[LLVMdev] why we assume malloc() always returns a non-null pointer in instruction combing?

mats petersson mats at planetcatfish.com
Tue Mar 31 02:44:55 PDT 2015

The optimisation here is that "nothing uses `m`, so we can assume
allocation works and remove the malloc + free pair".

What is the purpose of allocating 1 (or 100, or 1000000000) bytes,
never use it, and then free it immediately?

The test-code in the bug report does rely on the constructor being
called, and the bug here is probably [as I'm not familiar with the
workings of the compiler in enough detail] that it doesn't recognize
that the constructor has side-effects.


On 31 March 2015 at 10:24, Kevin Qin <kevinqindev at gmail.com> wrote:
> Hi,
> When looking into the bug in https://llvm.org/bugs/show_bug.cgi?id=21421, I
> found a regression test in Transforms/InstCombine/malloc-free-delete.ll
> against me to directly fix it. The test is,
> define i1 @foo() {
> ; CHECK-LABEL: @foo(
> ; CHECK-NEXT: ret i1 false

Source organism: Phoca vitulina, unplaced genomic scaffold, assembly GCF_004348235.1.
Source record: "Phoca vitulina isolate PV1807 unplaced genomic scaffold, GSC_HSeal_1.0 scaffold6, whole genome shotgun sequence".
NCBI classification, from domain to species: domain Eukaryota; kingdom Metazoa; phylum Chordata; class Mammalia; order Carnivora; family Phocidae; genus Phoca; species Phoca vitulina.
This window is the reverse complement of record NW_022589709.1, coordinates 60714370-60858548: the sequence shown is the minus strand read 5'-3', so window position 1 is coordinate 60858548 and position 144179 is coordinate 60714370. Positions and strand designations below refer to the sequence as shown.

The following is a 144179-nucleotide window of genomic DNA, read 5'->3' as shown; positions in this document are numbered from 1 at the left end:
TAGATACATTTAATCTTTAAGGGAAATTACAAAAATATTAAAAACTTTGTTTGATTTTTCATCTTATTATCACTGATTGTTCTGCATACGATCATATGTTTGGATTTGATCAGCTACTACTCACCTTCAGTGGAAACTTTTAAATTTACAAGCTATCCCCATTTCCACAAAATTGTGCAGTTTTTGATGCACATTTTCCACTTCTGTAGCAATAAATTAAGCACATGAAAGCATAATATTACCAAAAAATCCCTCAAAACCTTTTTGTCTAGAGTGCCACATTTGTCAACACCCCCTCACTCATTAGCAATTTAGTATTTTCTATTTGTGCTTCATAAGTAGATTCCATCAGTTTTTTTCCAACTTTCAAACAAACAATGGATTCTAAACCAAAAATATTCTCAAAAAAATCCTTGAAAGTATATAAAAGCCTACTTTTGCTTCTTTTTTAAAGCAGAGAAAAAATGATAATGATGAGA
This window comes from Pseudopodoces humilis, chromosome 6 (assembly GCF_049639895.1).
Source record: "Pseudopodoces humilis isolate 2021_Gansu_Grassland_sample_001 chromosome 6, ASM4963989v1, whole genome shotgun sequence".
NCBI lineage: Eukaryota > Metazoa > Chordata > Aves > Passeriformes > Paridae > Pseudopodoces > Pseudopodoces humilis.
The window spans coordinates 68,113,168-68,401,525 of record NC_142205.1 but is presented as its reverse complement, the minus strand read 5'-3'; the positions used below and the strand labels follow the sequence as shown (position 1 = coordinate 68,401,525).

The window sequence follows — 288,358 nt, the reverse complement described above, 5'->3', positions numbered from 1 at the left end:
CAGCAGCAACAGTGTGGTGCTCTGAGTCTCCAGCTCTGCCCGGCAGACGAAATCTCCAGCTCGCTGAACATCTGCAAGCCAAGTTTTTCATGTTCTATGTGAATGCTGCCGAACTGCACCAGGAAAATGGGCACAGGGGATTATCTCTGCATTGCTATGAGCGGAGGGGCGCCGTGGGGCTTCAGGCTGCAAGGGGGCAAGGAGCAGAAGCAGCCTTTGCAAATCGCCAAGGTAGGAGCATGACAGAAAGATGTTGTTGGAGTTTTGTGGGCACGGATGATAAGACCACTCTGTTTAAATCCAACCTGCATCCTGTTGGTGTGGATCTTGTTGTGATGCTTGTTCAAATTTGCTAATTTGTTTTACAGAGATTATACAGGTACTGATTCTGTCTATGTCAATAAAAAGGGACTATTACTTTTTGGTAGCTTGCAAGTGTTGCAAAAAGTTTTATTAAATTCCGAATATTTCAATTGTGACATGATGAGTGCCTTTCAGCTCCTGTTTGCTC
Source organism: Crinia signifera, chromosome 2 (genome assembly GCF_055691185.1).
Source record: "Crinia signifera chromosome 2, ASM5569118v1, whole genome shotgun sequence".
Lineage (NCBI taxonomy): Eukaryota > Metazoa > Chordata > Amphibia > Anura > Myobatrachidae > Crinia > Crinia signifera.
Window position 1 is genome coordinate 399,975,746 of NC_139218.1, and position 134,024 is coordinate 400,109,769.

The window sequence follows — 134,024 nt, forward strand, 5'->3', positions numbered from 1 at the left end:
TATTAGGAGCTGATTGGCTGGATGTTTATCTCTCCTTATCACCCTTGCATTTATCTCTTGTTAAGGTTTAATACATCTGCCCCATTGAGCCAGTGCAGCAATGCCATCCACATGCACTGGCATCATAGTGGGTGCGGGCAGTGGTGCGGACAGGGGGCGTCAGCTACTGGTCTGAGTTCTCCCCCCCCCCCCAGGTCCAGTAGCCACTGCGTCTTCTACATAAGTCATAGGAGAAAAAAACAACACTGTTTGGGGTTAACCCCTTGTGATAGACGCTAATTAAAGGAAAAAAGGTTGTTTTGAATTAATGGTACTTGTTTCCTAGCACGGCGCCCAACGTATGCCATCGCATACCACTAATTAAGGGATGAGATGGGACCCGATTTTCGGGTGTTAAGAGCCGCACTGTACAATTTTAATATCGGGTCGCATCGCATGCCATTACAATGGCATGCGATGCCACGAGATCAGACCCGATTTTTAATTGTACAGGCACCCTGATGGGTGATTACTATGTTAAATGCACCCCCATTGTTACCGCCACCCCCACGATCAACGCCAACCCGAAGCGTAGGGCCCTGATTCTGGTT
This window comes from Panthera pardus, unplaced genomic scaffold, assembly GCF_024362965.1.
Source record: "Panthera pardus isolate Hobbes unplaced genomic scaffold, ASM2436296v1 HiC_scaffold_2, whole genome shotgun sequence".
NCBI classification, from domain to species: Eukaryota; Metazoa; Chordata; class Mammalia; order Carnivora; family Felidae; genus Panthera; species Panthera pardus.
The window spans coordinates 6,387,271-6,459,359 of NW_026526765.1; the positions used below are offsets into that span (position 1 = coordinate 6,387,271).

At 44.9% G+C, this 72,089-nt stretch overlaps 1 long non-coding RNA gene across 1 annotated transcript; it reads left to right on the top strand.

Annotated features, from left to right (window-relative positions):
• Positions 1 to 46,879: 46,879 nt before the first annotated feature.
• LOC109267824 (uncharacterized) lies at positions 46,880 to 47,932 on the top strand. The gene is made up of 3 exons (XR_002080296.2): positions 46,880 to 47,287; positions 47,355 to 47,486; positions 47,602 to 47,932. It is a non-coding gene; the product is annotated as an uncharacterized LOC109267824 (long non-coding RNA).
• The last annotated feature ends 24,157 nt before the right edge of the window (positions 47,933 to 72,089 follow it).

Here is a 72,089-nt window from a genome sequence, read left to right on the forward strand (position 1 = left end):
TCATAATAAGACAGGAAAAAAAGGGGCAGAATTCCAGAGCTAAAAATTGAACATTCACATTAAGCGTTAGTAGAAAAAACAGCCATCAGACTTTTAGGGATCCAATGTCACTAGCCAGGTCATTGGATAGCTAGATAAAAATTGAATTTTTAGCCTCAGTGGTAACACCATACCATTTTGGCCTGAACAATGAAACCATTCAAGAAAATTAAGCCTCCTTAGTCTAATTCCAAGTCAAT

>   %m = call i8* @malloc(i32 1)
>   %z = icmp eq i8* %m, null
>   call void @free(i8* %m)
>   ret i1 %z
> }
> According to http://www.cplusplus.com/reference/cstdlib/malloc/, malloc may
> return null if this memory allocation fails. So why we assume malloc()
> always returns a non-null pointer here?
> I think we can do such optimization with operator new, because new never
> returns null. But for all malloc like allocation(malloc, calloc, and new
> with std::nothrow), we shouldn't do this.
> That regression test exists for a long time, I'm not sure if there's any
> special reason. Does anybody know about this?
> --
> Thanks,
> Kevin Qin
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